Black Joe Lewis & The Honeybears
About Black Joe Lewis & The Honeybears:
Black Joe Lewis & the Honeybears return with their mostsubversive record to date: an exploration of the sordid trappings of ego, isolation, consumption,waste, and war. Sonically inspired by the Hill Country blues, cowpunk, and thesouthern soul of Stax, this album charts new territory with a heavy stream oflyrical consciousness. This is The Difference Between Me & You.
The Difference is influenced by Lewis’first decade on the road, embodying a deep repertoire of sounds and drawingfrom: the heavy grooves of Albert King, the punked-up blues of R.L. Burnside,the storytelling of Bobby “Blue” Bland, and the soulfully layered horns of theStones. No one’s sound holds more weight than the next; all are all omnipresentthroughout.
The Difference Between Me & You is theband’s fifth studio album. And while it’s an approach that might veer slightlyfrom the typical sounds those who’ve followed the band are used to hearing, itwas a conscious step in a new direction for Lewis. When asked, Lewis says hewanted to “make a more complex and reflective record” than he had before.
About Dustbowl Revival:
Dustbowl Revival has always been about pushing the boundaries of what American roots music can be. In many ways, they could have continued creating joyful, booty-shaking songs and cut-to-heart folk-rock ballads that lift up their transcendent live shows – and mining new energetic material from the place where folk music, funk and soul meet.
But the band’s newest album, Is It You, Is It Me, coming January 31 via their own Medium Expectations label and Nashville’s Thirty Tigers, is something different entirely. Produced by Sam Kassirer [Lake Street Dive, Josh Ritter] and engineered by Brian Joseph [Bon Iver, Sufjan Stevens], it represents the latest stage in a band that never stops evolving and refuses to stand still.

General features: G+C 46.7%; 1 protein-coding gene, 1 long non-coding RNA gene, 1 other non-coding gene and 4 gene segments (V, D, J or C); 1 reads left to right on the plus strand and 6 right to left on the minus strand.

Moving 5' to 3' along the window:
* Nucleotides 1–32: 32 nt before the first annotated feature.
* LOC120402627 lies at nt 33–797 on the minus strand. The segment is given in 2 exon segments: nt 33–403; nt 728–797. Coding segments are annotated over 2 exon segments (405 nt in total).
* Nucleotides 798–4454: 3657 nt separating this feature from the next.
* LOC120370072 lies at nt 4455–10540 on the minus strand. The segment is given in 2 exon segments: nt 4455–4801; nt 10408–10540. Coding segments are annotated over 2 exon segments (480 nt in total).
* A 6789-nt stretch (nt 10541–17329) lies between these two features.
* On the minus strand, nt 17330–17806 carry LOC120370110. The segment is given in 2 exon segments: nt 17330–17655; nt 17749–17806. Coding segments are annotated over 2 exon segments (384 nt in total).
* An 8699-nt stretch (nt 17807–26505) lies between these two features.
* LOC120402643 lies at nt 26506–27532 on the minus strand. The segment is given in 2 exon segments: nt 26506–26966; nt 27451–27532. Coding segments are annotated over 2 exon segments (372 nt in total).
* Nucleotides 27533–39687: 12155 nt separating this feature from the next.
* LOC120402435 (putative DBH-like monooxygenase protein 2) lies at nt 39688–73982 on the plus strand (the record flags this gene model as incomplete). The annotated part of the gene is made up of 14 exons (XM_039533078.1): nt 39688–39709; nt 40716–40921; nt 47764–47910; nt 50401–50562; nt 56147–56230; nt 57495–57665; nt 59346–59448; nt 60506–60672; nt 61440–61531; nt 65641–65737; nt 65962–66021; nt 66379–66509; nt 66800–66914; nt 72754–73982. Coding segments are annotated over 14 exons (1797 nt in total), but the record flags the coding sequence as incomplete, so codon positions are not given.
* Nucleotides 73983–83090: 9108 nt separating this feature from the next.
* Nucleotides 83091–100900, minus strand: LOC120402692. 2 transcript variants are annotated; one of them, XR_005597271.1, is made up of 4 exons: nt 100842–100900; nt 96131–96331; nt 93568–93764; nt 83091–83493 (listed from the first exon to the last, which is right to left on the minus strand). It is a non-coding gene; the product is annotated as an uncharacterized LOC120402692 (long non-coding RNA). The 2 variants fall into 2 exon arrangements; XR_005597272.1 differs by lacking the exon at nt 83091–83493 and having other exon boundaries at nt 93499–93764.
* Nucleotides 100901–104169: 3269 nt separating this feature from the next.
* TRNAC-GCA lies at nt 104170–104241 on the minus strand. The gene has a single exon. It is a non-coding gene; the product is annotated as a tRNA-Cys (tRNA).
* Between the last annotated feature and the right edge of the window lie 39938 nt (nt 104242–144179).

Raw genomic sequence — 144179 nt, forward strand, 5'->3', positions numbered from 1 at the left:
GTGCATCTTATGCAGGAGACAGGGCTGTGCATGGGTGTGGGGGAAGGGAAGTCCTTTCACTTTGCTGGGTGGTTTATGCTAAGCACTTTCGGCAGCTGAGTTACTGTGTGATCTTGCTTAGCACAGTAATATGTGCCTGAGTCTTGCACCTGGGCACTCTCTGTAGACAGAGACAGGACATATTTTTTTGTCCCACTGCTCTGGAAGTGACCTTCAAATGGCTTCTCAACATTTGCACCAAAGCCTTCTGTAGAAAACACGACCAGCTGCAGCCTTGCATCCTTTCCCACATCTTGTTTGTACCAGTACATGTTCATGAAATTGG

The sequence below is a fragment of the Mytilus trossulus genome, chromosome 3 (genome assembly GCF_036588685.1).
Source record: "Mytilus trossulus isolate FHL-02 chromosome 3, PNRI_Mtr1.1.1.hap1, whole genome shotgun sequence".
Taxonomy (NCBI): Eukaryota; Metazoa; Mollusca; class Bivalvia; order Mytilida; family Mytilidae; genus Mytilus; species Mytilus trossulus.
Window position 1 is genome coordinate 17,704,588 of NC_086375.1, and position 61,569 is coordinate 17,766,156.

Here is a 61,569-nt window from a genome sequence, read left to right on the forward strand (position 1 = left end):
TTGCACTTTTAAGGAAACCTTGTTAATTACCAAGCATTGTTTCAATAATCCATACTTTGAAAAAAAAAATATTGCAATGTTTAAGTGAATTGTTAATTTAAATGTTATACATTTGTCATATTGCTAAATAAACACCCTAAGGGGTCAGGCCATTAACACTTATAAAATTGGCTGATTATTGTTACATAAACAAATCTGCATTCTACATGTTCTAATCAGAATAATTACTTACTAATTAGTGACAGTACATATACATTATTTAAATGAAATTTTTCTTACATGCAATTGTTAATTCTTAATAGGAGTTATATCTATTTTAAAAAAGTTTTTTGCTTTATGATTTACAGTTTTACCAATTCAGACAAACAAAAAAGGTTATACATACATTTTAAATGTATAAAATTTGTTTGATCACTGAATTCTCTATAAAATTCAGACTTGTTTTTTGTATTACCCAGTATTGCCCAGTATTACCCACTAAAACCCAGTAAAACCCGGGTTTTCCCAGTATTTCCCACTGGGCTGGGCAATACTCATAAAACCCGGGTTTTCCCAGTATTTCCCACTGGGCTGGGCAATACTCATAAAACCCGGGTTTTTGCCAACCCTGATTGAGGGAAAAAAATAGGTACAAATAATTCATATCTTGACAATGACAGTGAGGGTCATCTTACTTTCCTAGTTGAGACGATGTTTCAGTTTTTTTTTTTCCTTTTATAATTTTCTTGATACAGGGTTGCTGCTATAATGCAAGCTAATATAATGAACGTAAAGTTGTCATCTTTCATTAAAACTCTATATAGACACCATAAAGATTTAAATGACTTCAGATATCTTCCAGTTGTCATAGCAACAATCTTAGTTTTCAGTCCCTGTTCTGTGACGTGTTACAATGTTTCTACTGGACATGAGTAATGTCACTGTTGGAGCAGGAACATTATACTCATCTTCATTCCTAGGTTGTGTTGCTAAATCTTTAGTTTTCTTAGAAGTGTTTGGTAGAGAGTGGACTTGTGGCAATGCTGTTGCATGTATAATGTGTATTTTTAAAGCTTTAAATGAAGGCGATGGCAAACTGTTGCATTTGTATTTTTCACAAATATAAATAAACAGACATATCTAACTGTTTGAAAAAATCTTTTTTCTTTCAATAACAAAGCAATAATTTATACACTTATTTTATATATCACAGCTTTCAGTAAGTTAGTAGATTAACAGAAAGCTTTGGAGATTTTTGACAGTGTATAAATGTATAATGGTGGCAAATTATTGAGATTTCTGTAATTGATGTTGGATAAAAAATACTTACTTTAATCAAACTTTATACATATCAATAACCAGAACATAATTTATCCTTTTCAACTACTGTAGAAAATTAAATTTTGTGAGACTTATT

After celebrating over a decade of sonic adventuring, playing thousands of shows together in ten countries and counting, and collecting a devoted and growing fanbase coast-to-coast, the six core members — founder Z. Lupetin, Liz Beebe, Josh Heffernan, Matt Rubin, Ulf Bjorlin and Connor Vance — knew they had to create something bigger.
Dustbowl Revival’s story started humbly. Nearly 12 years ago Z. Lupetin – a Chicago native who attended college in Michigan came to L.A. to be a playwright and screenwriter, grew disillusioned with his job in advertising, and placed a hopeful ad on Craigslist. He sought to find fellow musicians who shared his roving love of Louis Armstrong, Bob Wills, Old Crow Medicine Show, Paul Simon, Aretha Franklin and the brass bands of New Orleans, but also wanted to write songs like Americana pioneers Wilco, Lucinda Williams and even Bruce Springsteen. There are still players in the group who responded to that initial odd quest.
“Maybe we don’t know where this journey will take us or how long it will last,” acknowledges Lupetin, “That’s my take on the importance of what we try to do. Music elevates us, lifts us up, makes us change our minds, takes us out of our comfort zones. If just one person can be moved by just one song, that’s enough.”